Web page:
Administrative bias in South Africa
Nwauche, E S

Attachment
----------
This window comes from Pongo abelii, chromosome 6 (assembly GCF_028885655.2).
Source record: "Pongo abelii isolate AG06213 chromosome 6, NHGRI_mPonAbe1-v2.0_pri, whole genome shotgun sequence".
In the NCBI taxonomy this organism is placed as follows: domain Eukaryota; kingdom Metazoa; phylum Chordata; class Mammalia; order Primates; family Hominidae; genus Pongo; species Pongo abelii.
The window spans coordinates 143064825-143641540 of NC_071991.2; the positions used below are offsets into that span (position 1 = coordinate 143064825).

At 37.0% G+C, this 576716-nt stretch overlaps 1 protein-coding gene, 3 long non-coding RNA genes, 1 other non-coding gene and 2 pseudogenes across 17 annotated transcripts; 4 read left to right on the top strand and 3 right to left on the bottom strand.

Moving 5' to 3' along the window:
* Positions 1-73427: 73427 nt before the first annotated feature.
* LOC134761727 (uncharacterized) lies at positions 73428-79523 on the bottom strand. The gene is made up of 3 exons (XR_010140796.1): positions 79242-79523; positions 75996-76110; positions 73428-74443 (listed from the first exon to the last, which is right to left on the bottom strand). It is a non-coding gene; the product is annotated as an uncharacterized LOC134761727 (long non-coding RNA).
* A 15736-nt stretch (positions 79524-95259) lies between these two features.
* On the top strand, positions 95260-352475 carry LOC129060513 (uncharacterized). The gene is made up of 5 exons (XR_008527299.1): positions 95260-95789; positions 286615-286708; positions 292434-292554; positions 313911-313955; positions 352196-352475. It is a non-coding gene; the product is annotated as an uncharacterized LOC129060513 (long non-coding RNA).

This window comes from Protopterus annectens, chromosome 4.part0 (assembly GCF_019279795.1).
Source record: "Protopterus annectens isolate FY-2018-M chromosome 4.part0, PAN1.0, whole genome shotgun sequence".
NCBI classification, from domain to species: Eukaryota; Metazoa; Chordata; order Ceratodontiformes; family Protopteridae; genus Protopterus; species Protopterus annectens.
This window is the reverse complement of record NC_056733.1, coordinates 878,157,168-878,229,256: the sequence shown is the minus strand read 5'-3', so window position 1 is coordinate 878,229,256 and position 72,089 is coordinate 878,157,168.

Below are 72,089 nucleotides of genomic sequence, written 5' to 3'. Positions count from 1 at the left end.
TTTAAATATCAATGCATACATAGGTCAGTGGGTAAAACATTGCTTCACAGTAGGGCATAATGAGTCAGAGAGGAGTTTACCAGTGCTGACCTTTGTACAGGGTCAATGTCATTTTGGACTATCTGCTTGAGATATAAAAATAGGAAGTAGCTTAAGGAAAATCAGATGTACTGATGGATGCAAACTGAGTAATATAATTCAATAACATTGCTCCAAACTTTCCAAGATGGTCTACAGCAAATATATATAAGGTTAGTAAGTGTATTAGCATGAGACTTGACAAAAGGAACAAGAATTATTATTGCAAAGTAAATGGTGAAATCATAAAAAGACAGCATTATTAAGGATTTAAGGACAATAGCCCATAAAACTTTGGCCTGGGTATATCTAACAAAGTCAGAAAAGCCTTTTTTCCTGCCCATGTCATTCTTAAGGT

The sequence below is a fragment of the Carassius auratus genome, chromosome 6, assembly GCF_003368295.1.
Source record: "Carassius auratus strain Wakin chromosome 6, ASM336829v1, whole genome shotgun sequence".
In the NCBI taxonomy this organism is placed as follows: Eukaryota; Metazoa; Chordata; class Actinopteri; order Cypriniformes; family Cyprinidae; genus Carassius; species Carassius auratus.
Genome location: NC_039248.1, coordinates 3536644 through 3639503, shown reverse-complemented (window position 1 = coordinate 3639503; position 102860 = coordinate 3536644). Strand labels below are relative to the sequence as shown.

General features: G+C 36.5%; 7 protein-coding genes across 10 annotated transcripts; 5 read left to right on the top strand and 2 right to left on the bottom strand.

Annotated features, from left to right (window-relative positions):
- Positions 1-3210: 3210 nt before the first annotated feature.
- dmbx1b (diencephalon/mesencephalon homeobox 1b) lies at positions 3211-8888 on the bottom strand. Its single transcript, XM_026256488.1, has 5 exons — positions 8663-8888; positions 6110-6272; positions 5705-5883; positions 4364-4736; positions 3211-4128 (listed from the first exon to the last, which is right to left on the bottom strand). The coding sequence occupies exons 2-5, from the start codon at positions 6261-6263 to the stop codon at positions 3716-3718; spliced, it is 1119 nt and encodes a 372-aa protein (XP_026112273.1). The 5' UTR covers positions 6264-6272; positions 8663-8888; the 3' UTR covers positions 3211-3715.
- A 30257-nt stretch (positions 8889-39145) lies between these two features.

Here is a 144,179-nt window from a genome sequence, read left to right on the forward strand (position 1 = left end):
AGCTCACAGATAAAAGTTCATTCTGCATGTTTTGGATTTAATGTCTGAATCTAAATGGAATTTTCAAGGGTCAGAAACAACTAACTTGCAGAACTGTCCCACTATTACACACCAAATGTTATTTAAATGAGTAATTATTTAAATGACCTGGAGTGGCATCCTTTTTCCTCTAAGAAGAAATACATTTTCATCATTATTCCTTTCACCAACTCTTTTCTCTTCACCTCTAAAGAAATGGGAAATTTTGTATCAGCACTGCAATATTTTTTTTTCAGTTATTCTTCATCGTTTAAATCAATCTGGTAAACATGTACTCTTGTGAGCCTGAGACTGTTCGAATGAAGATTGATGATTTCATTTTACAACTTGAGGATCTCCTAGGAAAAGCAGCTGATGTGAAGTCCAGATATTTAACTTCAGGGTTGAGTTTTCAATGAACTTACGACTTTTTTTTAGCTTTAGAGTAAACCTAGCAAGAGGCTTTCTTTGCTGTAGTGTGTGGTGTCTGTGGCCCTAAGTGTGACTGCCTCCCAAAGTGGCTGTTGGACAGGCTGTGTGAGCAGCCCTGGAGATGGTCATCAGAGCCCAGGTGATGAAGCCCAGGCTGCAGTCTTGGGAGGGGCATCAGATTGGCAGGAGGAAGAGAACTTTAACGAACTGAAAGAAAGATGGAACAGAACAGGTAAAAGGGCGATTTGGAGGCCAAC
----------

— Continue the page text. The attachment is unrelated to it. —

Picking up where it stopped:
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This article reviews the interpretation of section 6(2)(a)ii of the Promotion of Administrative Justice Act which makes an administrator “biased or reasonably suspected of bias” a ground of judicial review. In this regard, the paper reviews the determination of administrative bias in South Africa especially highlighting the concept of institutional bias. The paper notes that inspite of the formulation of the bias ground of review the test for administrative bias is the reasonable apprehension test laid down in the case of President of South Africa v South African Rugby Football Union(2) which on close examination is not the same thing. Accordingly the paper urges an alternative interpretation that is based on the reasonable suspicion test enunciated in BTR Industries South Africa (Pty) Ltd v Metal and Allied Workers Union and R v Roberts. Within this context, the paper constructs a model for interpreting the bias ground of review that combines the reasonable suspicion test as interpreted in BTR Industries and R v Roberts, the possibility of the waiver of administrative bias, the curative mechanism of administrative appeal as well as some level of judicial review exemplified by the jurisprudence of article 6(1) of the European Convention of Human Rights, especially in the light of the contemplation of the South African Magistrate Court as a jurisdictional route of judicial review.